So I thought I would share how I work and how much time I put into my clients.
When a new client contacts me, I try to respond within a day with an initial email leading them to my website for packages, prices and most importantly images so that they can get a feel for my work and costs and decide if they would like to go further.
Next, I arrange to meet them. I take my portfolio book and enjoy a coffee with them, while we get to know each other a little and they can view my printed work and quality. While I'm there, I will spend a good half an hour taking notes and learning about them. Their personality, what they love and hate, how they feel about photos and their importance. If a booking is made, contracts will be signed and deposits arranged.
If they book with me, we arrange a second meeting, where (after the deposit has been paid) we will start to get into real detail. I will spend an hour or two going through all the details. Dresses, colours, locations, people, ideas. And the couple and I will start to put together a rough layout of the day working out what images they need, when we will be aiming to shoot them and timetabling. We also put together lists of ideas and props they would like to use.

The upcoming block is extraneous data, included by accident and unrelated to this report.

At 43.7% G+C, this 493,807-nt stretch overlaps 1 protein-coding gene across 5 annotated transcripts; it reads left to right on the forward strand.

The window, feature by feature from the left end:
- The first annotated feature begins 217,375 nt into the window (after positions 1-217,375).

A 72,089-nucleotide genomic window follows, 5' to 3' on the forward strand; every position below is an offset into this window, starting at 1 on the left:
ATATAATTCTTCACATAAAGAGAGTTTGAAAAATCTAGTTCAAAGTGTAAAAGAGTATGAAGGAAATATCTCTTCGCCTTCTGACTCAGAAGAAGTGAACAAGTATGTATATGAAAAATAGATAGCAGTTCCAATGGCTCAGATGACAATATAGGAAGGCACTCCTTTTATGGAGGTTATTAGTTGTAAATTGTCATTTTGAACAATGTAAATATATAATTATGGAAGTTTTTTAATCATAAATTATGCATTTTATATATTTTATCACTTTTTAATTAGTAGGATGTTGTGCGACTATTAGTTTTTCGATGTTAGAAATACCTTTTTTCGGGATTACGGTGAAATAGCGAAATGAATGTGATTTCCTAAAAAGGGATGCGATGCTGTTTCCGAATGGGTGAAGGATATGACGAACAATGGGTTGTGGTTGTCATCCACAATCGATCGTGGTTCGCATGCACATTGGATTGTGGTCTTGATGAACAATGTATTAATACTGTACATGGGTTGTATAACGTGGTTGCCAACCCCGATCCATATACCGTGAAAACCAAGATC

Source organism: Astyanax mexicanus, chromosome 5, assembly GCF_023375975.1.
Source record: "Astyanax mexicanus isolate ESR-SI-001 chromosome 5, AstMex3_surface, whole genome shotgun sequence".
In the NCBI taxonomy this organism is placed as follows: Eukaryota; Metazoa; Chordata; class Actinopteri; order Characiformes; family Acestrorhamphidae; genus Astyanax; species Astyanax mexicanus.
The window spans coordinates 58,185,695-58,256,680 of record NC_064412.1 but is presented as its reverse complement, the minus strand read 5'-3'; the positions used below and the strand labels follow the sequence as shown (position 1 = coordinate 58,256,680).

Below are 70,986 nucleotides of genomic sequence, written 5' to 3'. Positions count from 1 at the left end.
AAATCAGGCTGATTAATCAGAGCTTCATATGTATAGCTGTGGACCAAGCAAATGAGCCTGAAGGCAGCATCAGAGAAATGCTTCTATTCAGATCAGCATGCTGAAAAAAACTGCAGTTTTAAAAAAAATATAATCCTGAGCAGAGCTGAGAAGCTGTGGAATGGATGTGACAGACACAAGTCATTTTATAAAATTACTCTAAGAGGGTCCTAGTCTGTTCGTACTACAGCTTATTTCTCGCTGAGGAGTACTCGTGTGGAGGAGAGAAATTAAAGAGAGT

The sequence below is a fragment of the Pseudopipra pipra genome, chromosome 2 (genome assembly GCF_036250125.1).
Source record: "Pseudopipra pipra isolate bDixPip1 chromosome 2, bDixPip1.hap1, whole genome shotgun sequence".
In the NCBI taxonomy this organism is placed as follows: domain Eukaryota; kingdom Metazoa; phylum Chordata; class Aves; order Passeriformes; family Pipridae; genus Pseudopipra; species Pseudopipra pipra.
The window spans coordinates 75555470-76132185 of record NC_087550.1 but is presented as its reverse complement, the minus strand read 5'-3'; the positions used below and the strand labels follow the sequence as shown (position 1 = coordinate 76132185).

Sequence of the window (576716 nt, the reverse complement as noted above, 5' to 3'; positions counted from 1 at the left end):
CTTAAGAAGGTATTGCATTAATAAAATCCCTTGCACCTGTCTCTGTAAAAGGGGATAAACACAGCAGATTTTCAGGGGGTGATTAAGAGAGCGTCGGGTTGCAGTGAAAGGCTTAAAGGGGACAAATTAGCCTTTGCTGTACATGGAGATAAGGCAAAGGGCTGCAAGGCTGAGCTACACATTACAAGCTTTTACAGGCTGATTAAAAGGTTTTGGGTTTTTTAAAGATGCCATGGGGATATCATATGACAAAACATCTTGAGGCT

At the third meeting, we will lock in the shot list, schedule of the day and nail down the final preparations.
So before the wedding, I've spent approximately 4 hours with my couples and I've probably spent another 8 hours researching.
Looking for inspiration, motivation, locating the props, scouting the venue and portrait locations and making sure we can get the shots they chose at those locations. Mapping out distances, travel times between the portrait spots and working out how long we would need to be at each spot. Creating a timetable and shot list for the day. Booking assistant and second shooter where needed. Making worksheets for the staff.
That's 12 hours work so far. Plus expenses.
The day before, I will be busy charging batteries, packing equipment and props up and ensuring cameras are charged, cleaned and in good working order. Cleaning lenses and checking them all for faults. Just in case, you know!
There's another 2 hours.
On the day, I will be up early to pack snacks and drink, load my car and drive to your prep location, and I'll start to shoot.